Waist Deep

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I remember once asking the late Gordon Parks, legendary photojournalist and award-winning documentarian, whatever possessed him to take a baffling midcareer departure to direct the blaxploitation classic Shaft. He seemed stunned by the question. "What," Parks finally replied, "a man can't have a little fun every now and then?"

Let's presume Detroit native Vondie Curtis-Hall adopted a similar mind-set in directing and co-writing the gangsta rehash Waist Deep: a mindless amusement, the chance to test his action movie chops and hang out with some young bruthas at Hollywood's expense. Curtis-Hall has established himself as a solid, commendable actor, and while his directorial skills have improved (he can't wipe Glitter off his résumé, no matter how he tries), he's capable of better than this.

Under a veneer of urban political unrest and father-son devotion, Waist Deep stretches the thinnest of storylines over a script that's cliché-clogged and shamelessly derivative. The film bills itself as "a sexy 21st-century Bonnie and Clyde" (it isn't), and its concluding scene is a little too similar to The Shawshank Redemption. Ex-model Tyrese Gibson, who seems to display more range in supporting roles than as leading man, stars as O2 (short for Oxygen), an ex-con trying to turn his life around for the sake of his doe-eyed young son, Junior (Vondie's own son, H. Hunter Hall — bet that casting call was tough). When he's carjacked at a Los Angeles intersection with Junior in the backseat, however, O2 instantly reverts to his street-thug, shoot-first ways to get his baby boy back.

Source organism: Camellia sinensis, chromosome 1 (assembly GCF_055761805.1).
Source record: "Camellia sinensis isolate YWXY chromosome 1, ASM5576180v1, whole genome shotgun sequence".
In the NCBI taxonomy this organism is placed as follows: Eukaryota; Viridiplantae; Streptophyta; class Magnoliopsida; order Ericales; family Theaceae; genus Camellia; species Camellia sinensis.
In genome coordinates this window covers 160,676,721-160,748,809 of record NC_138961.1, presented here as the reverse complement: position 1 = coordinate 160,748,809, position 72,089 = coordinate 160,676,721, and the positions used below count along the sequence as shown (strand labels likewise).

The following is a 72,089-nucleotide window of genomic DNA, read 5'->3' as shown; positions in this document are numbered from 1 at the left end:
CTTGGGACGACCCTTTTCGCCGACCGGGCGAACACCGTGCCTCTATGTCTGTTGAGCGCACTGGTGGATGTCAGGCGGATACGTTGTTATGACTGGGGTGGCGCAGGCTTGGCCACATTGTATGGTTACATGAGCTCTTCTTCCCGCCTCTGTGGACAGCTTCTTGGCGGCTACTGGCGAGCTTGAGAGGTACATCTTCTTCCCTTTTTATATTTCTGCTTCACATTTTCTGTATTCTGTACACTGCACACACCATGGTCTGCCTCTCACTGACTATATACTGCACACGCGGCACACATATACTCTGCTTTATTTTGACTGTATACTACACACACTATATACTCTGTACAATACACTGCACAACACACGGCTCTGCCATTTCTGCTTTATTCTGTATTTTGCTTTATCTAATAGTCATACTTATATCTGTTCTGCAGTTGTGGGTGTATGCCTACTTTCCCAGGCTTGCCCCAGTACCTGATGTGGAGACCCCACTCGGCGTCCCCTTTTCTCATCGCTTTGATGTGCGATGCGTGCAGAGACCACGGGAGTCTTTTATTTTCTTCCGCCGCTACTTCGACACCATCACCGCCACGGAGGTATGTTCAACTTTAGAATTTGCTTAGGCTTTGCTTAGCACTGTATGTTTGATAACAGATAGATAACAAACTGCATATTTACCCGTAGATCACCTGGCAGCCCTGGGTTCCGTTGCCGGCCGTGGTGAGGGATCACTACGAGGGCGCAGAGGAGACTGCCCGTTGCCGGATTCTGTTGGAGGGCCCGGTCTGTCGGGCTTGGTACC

This was no random jacking: O2 was set up by a luscious hoochie-mama named Coco (Meagan Good of Roll Bounce). But in a turn of events, he enlists her, along with his ne'er-do-well relative Lucky (the always likable Larenz Tate), to rescue Junior. The kid's being held for ransom in the drug den of neighborhood warlord Big Meat (played by hip-hop superstar The Game). To raise the $100,000 Meat demands, O2 and Coco stage a spirited robbery spree of his stash houses and safety deposit boxes in hopes of sparking a diversionary gang war between Meat and his chief rival.

Waist Deep is most notable for the feature debut of The Game in villain horns, and while it's hard to dislike any character named Big Meat, his performance does prompt the question, "Why does every rapper think he can act?" Every actor isn't convinced he can rap. Though Curtis-Hall tries to toughen up the rapper with extra tattoos and a prosthetic eye, his delivery is mostly defined by grunts and unintelligible growls.

Eventually this movie loses all connection with credibility with O2's tear-jerky farewell to Junior by cell phone while eluding a fleet of LAPD cruisers in a high-speed chase. How can you name a movie Waist Deep when it has the depth of a kiddie pool?

Jim McFarlin writes about movies for Metro Times.. Send comments to letters@metrotimes.com.

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